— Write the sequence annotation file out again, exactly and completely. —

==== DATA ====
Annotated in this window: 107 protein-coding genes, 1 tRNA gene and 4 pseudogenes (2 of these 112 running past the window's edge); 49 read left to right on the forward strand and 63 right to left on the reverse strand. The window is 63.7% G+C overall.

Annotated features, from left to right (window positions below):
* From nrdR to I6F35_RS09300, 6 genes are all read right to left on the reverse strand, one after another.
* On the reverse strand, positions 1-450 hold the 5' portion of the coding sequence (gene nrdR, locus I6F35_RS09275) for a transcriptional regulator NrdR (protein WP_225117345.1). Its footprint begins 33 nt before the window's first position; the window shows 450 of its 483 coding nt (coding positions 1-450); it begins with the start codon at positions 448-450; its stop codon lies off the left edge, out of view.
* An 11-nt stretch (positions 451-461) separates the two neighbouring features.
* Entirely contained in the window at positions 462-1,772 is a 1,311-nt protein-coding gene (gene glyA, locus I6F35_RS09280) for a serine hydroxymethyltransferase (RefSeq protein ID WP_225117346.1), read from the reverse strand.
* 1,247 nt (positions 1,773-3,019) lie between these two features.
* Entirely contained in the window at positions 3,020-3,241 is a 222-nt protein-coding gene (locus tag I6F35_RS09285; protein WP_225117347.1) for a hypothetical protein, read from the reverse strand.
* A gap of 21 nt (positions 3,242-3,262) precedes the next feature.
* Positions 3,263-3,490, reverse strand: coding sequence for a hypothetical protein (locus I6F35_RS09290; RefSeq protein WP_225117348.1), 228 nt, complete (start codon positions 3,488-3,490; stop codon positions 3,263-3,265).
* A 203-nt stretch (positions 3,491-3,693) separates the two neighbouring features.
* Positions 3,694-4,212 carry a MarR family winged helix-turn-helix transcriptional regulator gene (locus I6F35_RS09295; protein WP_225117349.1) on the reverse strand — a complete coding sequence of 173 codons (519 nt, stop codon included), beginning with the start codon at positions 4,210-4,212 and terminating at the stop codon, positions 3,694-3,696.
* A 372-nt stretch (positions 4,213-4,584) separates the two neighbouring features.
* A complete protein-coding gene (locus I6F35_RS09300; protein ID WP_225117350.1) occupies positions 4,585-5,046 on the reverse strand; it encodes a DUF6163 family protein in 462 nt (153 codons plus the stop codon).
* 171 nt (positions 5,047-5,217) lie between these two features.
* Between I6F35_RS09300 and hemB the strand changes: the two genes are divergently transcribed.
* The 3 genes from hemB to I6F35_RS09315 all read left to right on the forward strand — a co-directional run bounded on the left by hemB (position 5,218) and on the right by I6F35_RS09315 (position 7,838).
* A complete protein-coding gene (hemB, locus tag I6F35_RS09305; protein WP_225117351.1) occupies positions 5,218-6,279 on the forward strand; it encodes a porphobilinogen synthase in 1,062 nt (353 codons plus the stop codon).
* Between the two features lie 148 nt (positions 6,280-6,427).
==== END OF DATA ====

Annotated in this window: 107 protein-coding genes, 1 tRNA gene and 4 pseudogenes (2 of these 112 running past the window's edge); 49 read left to right on the forward strand and 63 right to left on the reverse strand. The window is 63.7% G+C overall.

Annotated features, from left to right (window positions below):
* From nrdR to I6F35_RS09300, 6 genes are all read right to left on the reverse strand, one after another.
* On the reverse strand, positions 1-450 hold the 5' portion of the coding sequence (gene nrdR, locus I6F35_RS09275) for a transcriptional regulator NrdR (protein WP_225117345.1). Its footprint begins 33 nt before the window's first position; the window shows 450 of its 483 coding nt (coding positions 1-450); it begins with the start codon at positions 448-450; its stop codon lies off the left edge, out of view.
* An 11-nt stretch (positions 451-461) separates the two neighbouring features.
* Entirely contained in the window at positions 462-1,772 is a 1,311-nt protein-coding gene (gene glyA, locus I6F35_RS09280) for a serine hydroxymethyltransferase (RefSeq protein ID WP_225117346.1), read from the reverse strand.
* 1,247 nt (positions 1,773-3,019) lie between these two features.
* Entirely contained in the window at positions 3,020-3,241 is a 222-nt protein-coding gene (locus tag I6F35_RS09285; protein WP_225117347.1) for a hypothetical protein, read from the reverse strand.
* A gap of 21 nt (positions 3,242-3,262) precedes the next feature.
* Positions 3,263-3,490, reverse strand: coding sequence for a hypothetical protein (locus I6F35_RS09290; RefSeq protein WP_225117348.1), 228 nt, complete (start codon positions 3,488-3,490; stop codon positions 3,263-3,265).
* A 203-nt stretch (positions 3,491-3,693) separates the two neighbouring features.
* Positions 3,694-4,212 carry a MarR family winged helix-turn-helix transcriptional regulator gene (locus I6F35_RS09295; protein WP_225117349.1) on the reverse strand — a complete coding sequence of 173 codons (519 nt, stop codon included), beginning with the start codon at positions 4,210-4,212 and terminating at the stop codon, positions 3,694-3,696.
* A 372-nt stretch (positions 4,213-4,584) separates the two neighbouring features.
* A complete protein-coding gene (locus I6F35_RS09300; protein ID WP_225117350.1) occupies positions 4,585-5,046 on the reverse strand; it encodes a DUF6163 family protein in 462 nt (153 codons plus the stop codon).
* 171 nt (positions 5,047-5,217) lie between these two features.
* Between I6F35_RS09300 and hemB the strand changes: the two genes are divergently transcribed.
* The 3 genes from hemB to I6F35_RS09315 all read left to right on the forward strand — a co-directional run bounded on the left by hemB (position 5,218) and on the right by I6F35_RS09315 (position 7,838).
* A complete protein-coding gene (hemB, locus tag I6F35_RS09305; protein WP_225117351.1) occupies positions 5,218-6,279 on the forward strand; it encodes a porphobilinogen synthase in 1,062 nt (353 codons plus the stop codon).
* Between the two features lie 148 nt (positions 6,280-6,427).